There are strong forces of change affecting asset management in the UK, some of which are global in nature, others are UK specific. Among these forces, let me start with Brexit.
There are a number of possible outcomes from the EU withdrawal negotiations. For asset managers the key issues are delegation of activity, passporting of funds and segregated account arrangements for EU clients. I start from the position that today we have arrangements in place which work well for the benefit of all clients, and there is every reason for all parties involved to seek to put in place arrangements post-Brexit which preserve the benefits.
As in any other global industry, asset management supply chains are international. Few would argue nowadays that all of the parts of an automobile should be sourced solely within the country where it is ultimately assembled. I do not believe it would be any more sensible to require a fund to be managed solely within its domicile. The truth is that delegation is a well-established global norm, underpinned by strong standards and regulatory cooperation. It is not dependent on EU membership. There is no reason to disrupt a system that clearly works effectively.
There is, of course, a more general point here which is important. Financial markets are by nature global not regional in form, and there is a very long history to this. Likewise, we tend naturally to think in terms of global regulatory approaches wherever possible. We are a very active participant in, and supporter of, the work of IOSCO. We work closely with other European Union authorities in this endeavour, and I am sure we will continue to do that post Brexit. Our common interests in effective markets and outcomes for consumers will not suddenly vanish. Moreover, global arrangements like delegation provide ready evidence that the basis exists for a successful model of mutual recognition of regulatory standards which supports continued open markets. As a public official, I take no position on the pros and cons of Brexit. But I do take a strong position that Brexit does not need to be an excuse to restrict trade in financial services, and that to do so would be a mistake for all sides.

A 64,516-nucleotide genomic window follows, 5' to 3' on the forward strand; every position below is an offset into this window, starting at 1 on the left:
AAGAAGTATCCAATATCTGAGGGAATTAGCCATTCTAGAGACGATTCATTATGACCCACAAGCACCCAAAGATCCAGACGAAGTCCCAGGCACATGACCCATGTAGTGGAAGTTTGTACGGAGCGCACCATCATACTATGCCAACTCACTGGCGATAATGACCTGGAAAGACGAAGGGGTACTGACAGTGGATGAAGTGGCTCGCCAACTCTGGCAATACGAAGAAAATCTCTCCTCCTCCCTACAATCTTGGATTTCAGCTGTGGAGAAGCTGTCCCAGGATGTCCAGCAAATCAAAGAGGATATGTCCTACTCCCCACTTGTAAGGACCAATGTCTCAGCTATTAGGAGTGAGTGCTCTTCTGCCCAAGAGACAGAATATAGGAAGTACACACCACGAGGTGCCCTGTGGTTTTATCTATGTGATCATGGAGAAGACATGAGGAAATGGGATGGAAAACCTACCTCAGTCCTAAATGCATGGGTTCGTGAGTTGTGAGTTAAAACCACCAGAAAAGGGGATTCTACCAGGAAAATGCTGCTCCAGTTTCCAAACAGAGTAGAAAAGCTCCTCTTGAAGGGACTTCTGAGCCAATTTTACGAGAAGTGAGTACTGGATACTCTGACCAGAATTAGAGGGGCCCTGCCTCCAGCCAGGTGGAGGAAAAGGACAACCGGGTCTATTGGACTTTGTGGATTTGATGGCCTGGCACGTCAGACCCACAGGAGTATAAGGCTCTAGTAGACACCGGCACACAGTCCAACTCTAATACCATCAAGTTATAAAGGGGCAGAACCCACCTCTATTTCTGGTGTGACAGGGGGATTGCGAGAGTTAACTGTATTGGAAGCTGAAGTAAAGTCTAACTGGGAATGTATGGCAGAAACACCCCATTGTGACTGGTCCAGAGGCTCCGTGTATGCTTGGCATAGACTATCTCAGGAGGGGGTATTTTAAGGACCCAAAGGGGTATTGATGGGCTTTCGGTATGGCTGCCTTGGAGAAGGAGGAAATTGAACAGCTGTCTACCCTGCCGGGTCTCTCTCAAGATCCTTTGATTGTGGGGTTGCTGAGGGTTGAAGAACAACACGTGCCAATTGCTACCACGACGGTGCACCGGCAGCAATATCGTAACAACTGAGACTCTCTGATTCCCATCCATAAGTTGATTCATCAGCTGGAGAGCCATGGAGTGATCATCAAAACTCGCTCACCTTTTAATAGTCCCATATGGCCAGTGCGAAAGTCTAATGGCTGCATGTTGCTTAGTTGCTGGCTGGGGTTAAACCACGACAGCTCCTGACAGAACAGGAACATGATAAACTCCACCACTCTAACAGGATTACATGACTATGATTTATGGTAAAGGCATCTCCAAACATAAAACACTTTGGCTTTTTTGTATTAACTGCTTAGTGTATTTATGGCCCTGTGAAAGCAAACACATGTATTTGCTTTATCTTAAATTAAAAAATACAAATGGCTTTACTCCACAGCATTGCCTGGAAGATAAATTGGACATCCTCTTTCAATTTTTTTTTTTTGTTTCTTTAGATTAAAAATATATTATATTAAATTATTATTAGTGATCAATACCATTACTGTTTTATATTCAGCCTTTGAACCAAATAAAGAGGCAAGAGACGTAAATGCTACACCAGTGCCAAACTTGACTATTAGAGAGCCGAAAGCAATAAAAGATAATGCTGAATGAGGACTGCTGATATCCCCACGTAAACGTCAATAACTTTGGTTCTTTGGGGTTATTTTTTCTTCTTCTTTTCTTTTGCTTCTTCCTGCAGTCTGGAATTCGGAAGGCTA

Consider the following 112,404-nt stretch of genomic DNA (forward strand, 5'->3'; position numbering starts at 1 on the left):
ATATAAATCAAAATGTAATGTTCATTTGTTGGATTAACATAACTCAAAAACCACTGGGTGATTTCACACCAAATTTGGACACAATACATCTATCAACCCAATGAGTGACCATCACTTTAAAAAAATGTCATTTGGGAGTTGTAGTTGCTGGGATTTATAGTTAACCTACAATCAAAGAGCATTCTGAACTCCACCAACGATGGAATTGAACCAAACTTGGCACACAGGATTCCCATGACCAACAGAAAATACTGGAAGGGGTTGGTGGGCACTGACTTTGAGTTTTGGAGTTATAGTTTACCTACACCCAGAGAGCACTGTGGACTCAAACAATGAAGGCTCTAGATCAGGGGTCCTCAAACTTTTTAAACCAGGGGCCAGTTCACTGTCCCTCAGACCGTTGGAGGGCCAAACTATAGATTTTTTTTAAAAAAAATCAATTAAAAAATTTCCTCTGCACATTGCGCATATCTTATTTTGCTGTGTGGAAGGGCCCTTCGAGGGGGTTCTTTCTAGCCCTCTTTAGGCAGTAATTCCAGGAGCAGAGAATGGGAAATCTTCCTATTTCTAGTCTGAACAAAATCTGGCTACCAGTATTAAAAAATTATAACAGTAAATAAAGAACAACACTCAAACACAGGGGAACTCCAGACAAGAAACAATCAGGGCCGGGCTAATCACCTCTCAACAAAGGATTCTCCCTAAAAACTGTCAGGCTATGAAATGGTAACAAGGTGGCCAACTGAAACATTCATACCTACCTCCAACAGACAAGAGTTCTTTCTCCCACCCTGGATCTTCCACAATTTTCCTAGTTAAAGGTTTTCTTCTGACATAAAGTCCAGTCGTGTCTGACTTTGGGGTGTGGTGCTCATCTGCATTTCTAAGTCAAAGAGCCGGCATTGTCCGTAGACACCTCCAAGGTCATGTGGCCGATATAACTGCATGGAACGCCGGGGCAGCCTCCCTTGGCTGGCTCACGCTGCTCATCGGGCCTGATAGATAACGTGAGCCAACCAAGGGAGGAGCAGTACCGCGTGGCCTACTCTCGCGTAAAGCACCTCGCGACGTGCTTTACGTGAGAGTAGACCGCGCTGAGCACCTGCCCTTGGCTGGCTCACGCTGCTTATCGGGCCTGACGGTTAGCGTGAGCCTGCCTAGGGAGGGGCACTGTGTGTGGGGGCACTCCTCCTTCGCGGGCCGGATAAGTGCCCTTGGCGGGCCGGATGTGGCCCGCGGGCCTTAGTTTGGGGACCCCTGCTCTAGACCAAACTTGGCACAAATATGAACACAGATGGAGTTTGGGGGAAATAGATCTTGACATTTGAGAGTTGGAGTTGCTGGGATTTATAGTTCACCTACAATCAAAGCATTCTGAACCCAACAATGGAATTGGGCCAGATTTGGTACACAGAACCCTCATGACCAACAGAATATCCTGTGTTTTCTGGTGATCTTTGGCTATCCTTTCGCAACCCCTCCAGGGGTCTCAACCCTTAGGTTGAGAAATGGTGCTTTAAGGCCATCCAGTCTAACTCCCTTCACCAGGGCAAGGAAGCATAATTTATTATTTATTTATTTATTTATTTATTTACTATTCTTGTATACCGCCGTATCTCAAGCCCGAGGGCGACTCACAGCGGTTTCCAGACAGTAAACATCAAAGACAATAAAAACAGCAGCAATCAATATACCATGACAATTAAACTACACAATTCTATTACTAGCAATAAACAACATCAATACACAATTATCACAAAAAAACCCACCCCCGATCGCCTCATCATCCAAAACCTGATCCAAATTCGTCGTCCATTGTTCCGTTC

Moving on, the next big issue on the landscape concerns changing demographic patterns and the interaction with macroeconomic conditions. I quite often say that if I could put Brexit to one side, hypothetically to be clear, this is the biggest issue that we face at the FCA. And that is because it pulls together a number of very big trends, namely an ageing population, persistent very low or negative long-term real interest rates, and increased costs of care in old age, to name three. Asset managers are very much in the forefront of these issues because increasingly you are providing the means of saving for old age, and the choices for consumers are becoming more complex at a time when – over quite a long period now – the responsibility for those choices has been increasingly transferred to consumers. This is an important reason why at the FCA we have a strong focus on the conduct issues that can arise.